Viburnum 'Emerald Triumph'


Family: Adoxaceae (a-dox-AY-see-ee) (Info)
Genus: Viburnum (vy-BUR-num) (Info)
Cultivar: Emerald Triumph
Hybridized by Minnesota Agricultural Experiment Station
Registered or introduced: 1994



Foliage Color:

Unknown - Tell us

Bloom Characteristics:

This plant is attractive to bees, butterflies and/or birds

Water Requirements:

Average Water Needs; Water regularly; do not overwater

Where to Grow:

Unknown - Tell us


6-8 ft. (1.8-2.4 m)


6-8 ft. (1.8-2.4 m)

8-10 ft. (2.4-3 m)


USDA Zone 4a: to -34.4 C (-30 F)

USDA Zone 4b: to -31.6 C (-25 F)

USDA Zone 5a: to -28.8 C (-20 F)

USDA Zone 5b: to -26.1 C (-15 F)

USDA Zone 6a: to -23.3 C (-10 F)

USDA Zone 6b: to -20.5 C (-5 F)

USDA Zone 7a: to -17.7 C (0 F)

USDA Zone 7b: to -14.9 C (5 F)

Sun Exposure:

Full Sun

Sun to Partial Shade



Bloom Color:

White/Near White

Bloom Time:

Mid Spring




Good Fall Color

Other details:

Unknown - Tell us

Soil pH requirements:

5.6 to 6.0 (acidic)

6.1 to 6.5 (mildly acidic)

6.6 to 7.5 (neutral)

Patent Information:


Propagation Methods:

From semi-hardwood cuttings

Seed Collecting:

Remove fleshy coating on seeds before storing

Properly cleaned, seed can be successfully stored

N/A: plant does not set seed, flowers are sterile, or plants will not come true from seed


This plant has been said to grow in the following regions:

Iowa City, Iowa

Clermont, Kentucky

Georgetown, Kentucky

Lexington, Kentucky

Louisville, Kentucky

Missoula, Montana

show all

Gardeners' Notes:


On Jul 7, 2015, missoulamama from Missoula, MT wrote:

I've given this plant a neutral rating because I am still waiting/hoping for it to perform. This is the 3rd summer since I planted it. I was hoping for it to reach 8 to 10 feet, as the tag suggested when I purchased it. It has barely grown over the original 4 feet. I pruned it hard at the base which has forced nearly a foot of growth so it is now maybe almost 5 feet tall. My ninebark and mockorange are outperforming this plant by a long shot!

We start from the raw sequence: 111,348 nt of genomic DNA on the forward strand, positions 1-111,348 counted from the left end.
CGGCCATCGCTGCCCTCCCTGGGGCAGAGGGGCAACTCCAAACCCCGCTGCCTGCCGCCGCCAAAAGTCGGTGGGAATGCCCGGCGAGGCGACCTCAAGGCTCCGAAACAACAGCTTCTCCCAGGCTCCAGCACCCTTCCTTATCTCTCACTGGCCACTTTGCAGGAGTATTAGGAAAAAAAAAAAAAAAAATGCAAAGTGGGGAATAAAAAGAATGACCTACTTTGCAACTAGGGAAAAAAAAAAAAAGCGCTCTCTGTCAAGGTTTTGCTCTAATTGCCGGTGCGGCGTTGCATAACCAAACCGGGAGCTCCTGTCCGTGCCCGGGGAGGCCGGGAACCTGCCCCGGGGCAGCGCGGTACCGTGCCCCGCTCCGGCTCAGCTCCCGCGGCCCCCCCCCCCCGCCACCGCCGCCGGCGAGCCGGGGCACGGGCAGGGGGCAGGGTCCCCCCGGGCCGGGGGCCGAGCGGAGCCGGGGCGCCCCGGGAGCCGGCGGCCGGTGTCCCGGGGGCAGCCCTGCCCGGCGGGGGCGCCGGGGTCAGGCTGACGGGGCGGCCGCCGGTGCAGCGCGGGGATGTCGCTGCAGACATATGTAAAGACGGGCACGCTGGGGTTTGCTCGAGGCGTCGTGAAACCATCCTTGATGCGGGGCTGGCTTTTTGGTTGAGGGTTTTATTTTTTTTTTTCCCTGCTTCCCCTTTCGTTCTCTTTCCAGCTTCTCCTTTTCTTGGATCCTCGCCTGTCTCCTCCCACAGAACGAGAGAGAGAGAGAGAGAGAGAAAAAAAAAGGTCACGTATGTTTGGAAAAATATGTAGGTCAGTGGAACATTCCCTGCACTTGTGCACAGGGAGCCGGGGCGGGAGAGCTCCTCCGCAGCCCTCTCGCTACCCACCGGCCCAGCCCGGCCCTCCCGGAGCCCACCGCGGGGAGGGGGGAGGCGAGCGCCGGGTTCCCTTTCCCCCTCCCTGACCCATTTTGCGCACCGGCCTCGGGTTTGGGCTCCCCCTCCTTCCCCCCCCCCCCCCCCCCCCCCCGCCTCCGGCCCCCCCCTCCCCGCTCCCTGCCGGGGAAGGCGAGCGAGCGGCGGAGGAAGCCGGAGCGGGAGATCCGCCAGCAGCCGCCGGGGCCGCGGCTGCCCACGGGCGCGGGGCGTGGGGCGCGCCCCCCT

A warning - the flowers smell Disgusting!! And virtually zero fruit. I am wondering if that is because many pollinators are not 'awake' when the plant is in bloom. I am in Montana so the weather can be unpredictable and this is an early bloomer. I planted this shrub in hopes of attracting birds because of its fruits. That has yet... read more


On Mar 27, 2010, penwoods from Iowa City, IA wrote:

I do like the 'Emerald Triumph' viburnum. It has a good branching structure that looks good when bare through the winter. It grows slowly, and I like that because garden space is a problem for me. After 8 years, this viburnum has kept it's nicely rounded shape without needing much pruning. The only problem: it has never produced any berries, not one. I would like to know what I can do to help this great bush produce berries. Can anyone advise me on this?


On Jul 15, 2007, ViburnumValley from Scott County, KY (Zone 5b) wrote:

'Emerald Triumph' viburnum is another outstanding introduction from Dr. Harold Pellet's industrious innovations at the Hardy Plant Center and the Minnesota Landscape Arboretum.

A vigorous but compact shrub, 'Emerald Triumph' is V. x rhytidophylloides 'Alleghany' x V. burejaeticum, and has the guts to tolerate severe upper midwestern conditions and the backbone to survive the vagaries of the Ohio River valley region. This plant flowers heavily on young plants; carries dark green clean lustrous foliage through the summer; offers 3-4 weeks of red fruit before maturing to black; and has very nice fall color of primarily red but some yellow and orange interior foliage color as well.

If one needed an individual specimen of uniform rounded habit, or a tallish hedge ... read more